Sue Frisch is a professional dog trainer with 25+ years of experience working with dogs and their owners. She is a member of the Association of Pet Dog Trainers (APDT) and the National Association of Canine Scent Work (NACSW) and Tri-State Dog ...
Sue Frisch is a professional dog trainer with 25+ years of experience working with dogs and their owners. She is a member of the Association of Pet Dog Trainers (APDT) and the National Association of Canine Scent Work (NACSW) and Tri-State Dog Obedience Club (TSDOC). After 25 years managing an animal shelter while also running a dog boarding business at her farm and teaching training classes at night, Sue’s expertise includes everything from basic manners training and behavior modification to dog psychology, nutrition, and exercise. Over the years she has worked with hundreds of families and their pet dogs. Sue knows that the science of canine behavior and training—and the resulting training techniques—is a field in constant development, and she makes sure to keep abreast of the latest discoveries. She regularly attends seminars with eminent behaviorists and dog trainers, and reads every significant book and publication on relevant topics. She is currently an American Kennel Club Canine Good Citizen Evaluator, is in the instructors training course for K9 Nose Work and studying to become a C.L.A.S.S. evaluator for the APDT’s Canine Life and Social Skills program. Through her business, Your Dog’s Place, Sue helps dog owners train dogs of all sizes, ages, and temperaments to be polite four-legged family members—and she gives dogs a home away from home when they board at her farm, Countryside Kennels. Sue lives in Honesdale, PA, with her four dogs, Mackie, April, Mystery, and Monkey.
The Association of Pet Dog Trainers, the largest educational and professional association for dog trainers in the world, has proclaimed January "National Train Your Dog Month." The goal of this campaign is to promote the importance of training and socialization to all dog owners. According to the Humane Society of the United States, between six and eight million dogs and cats are turned in to animal shelters each year, and about four million are euthanized for lack of good homes. Many dogs are turned in to shelters for common behavior and training issues that could easily be solved with the assistance of a professional trainer or behavior counselor. In fact, it has been proven that training and socializing dogs when they are young reduces or eliminates behavior problems in the future.
The first step is to find a trainer to work with. To do this you will need to decide what you want to do with your dog. Are you looking for basic good manners training, does your dog have aggressive or fear issues that will require the help of a person experienced in behavior modification, or are you interested in a particular sport, like K9 Nose Work®, Agility or Rally-O? There are training clubs that train for competitive dog sports, as well as individual trainers and training centers that focus on classes to help you teach your dog good manners.
Once you have an idea what you might be looking for ask your veterinarian, groomer or dog friends for a referral or go to the Association of Pet Dog Trainers (APDT.org) or a breed-specific site to see their recommendations.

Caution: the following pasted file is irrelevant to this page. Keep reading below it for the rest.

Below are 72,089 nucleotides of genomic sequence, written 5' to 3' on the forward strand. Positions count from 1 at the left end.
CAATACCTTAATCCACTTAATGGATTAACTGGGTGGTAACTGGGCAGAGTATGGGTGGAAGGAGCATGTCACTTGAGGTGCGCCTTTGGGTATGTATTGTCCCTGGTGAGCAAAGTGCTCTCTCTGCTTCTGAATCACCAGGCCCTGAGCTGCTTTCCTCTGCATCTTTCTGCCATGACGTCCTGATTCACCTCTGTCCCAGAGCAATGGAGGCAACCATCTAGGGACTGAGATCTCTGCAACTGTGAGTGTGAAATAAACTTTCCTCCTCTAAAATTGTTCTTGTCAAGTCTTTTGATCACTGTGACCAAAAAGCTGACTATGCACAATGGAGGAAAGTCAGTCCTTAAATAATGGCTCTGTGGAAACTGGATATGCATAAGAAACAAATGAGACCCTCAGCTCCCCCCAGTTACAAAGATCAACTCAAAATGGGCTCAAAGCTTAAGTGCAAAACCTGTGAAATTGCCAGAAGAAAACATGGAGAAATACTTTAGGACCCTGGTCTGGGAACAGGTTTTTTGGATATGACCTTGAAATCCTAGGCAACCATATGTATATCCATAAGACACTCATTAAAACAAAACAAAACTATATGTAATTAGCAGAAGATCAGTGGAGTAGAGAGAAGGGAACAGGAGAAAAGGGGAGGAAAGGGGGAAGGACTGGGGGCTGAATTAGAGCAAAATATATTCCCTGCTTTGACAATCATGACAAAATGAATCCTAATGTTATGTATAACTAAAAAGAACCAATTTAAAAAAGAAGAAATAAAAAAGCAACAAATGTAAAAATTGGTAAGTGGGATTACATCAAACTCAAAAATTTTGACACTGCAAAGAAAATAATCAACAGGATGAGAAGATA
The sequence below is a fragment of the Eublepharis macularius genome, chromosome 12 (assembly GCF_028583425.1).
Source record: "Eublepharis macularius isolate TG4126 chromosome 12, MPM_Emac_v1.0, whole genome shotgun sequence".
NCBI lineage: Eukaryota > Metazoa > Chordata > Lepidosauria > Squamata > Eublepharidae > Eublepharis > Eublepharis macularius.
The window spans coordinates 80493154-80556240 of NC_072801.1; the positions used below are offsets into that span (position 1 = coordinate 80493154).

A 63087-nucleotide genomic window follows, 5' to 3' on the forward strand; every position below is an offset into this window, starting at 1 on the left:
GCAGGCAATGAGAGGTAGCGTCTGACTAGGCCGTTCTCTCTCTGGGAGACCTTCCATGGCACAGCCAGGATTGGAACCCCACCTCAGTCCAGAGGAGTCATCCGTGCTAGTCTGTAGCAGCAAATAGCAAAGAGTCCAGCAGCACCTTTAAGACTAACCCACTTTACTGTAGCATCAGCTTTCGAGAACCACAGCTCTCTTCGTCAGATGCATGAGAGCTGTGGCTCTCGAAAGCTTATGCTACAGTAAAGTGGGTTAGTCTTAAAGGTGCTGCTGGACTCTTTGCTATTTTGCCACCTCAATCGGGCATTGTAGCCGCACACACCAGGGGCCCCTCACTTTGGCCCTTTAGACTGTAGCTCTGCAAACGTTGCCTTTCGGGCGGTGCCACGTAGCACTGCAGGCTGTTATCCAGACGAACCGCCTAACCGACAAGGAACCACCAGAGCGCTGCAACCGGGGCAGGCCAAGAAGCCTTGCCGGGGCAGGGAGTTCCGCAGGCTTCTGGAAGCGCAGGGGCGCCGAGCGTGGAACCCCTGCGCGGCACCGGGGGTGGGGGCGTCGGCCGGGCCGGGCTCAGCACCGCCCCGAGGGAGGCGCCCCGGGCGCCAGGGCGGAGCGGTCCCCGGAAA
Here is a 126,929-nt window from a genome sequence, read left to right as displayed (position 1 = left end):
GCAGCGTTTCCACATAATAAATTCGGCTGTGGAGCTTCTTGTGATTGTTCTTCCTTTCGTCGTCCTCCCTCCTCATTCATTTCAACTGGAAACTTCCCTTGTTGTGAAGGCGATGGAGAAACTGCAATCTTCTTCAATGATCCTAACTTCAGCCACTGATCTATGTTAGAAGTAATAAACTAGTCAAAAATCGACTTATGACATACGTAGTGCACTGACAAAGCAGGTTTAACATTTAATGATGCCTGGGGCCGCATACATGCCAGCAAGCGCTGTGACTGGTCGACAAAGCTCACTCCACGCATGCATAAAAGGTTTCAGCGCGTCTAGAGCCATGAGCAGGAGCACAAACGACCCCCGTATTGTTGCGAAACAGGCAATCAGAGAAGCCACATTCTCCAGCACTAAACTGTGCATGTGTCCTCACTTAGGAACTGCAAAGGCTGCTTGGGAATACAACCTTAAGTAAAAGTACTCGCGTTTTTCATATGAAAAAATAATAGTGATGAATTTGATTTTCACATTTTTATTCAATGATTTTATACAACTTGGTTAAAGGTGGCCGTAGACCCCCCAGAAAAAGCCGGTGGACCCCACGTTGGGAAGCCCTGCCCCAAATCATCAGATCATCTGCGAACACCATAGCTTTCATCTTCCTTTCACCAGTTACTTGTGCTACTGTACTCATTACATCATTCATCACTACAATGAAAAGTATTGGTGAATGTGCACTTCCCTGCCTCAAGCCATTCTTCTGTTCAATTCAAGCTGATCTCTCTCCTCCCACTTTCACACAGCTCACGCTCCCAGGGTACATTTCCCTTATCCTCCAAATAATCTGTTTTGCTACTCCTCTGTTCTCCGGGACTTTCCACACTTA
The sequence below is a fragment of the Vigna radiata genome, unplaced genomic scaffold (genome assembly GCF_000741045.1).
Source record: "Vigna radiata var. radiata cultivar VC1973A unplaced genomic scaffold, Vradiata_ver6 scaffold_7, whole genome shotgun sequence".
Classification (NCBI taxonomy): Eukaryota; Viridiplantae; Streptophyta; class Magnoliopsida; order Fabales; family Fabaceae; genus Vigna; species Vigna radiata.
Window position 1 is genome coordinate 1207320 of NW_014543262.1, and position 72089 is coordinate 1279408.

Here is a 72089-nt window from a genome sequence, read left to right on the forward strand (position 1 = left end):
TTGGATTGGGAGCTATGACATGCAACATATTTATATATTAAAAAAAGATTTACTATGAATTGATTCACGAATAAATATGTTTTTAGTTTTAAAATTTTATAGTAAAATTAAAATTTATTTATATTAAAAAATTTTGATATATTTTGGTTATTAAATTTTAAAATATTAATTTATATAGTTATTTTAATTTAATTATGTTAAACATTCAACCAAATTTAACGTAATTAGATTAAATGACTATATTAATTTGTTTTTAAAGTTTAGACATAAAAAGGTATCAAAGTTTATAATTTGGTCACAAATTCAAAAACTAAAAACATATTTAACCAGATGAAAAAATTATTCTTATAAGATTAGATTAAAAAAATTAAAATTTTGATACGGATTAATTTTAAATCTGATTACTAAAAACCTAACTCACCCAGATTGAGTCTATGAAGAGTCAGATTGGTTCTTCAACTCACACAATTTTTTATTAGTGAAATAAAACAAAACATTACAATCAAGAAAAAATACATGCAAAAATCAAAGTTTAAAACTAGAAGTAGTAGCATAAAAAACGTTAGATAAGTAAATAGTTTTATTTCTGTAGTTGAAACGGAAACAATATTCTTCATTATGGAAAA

When speaking with potential trainers, one of the first questions you should ask is if they train using POSITIVE REINFORCEMENT. This translates as rewarding your dog for making the right choices, instead of the older method of using harsh correction to train through fear. If they do not use positive reinforcement, I would suggest leaving them as your very last option. You should also ask if it is possible to observe a class or a training session with a dog they are working with. Any club or trainer worth their salt will let you see what they do before you sign up. Note the way the instructor teaches, how he/ she relates to the class and the dogs as well as observing if the dogs and handlers appear to be succeeding in doing what the instructor is asking.
Once you have chosen your trainer or class then you and your dog can start the amazing journey together towards an improved relationship and better behavior! This is a great New Year Resolution that is a win-win for everyone involved.
I would like to close with a reminder about the dangers of anti-freeze to your pets! Last New Year’s Eve a friend of mine lost her beautiful American Eskimo Dog to anti-freeze poisoning. Dogs and cats find antifreeze quite tasty and if they find it they will drink it. Antifreeze is extremely toxic, causing kidney failure that is often fatal.
Very small amounts of antifreeze can be fatal. If a cat walks through a puddle of antifreeze and then licks its paws, it can ingest enough antifreeze to cause death. About five tablespoons can kill a medium sized dog. If you see your pet drinking antifreeze, or are at all suspicious that your pet may have had access to antifreeze, contact a veterinarian immediately. Signs of antifreeze poisoning depend upon the time after ingestion. In the first few hours after ingestion the pet may be depressed and staggering and may have seizures. They may drink lots of water, urinate large amounts and vomit. The pet may appear to feel better but in a day or two will get much worse as the kidneys fail. The diagnosis of antifreeze poisoning is made by blood and urine tests and antifreeze poisoning should be considered in any free-roaming dog or cat with consistent signs. Treatment for antifreeze poisoning needs to be started as soon after ingestion as possible, the earlier treatment is started, the greater the chance of survival. Once kidney failure develops, most animals will die.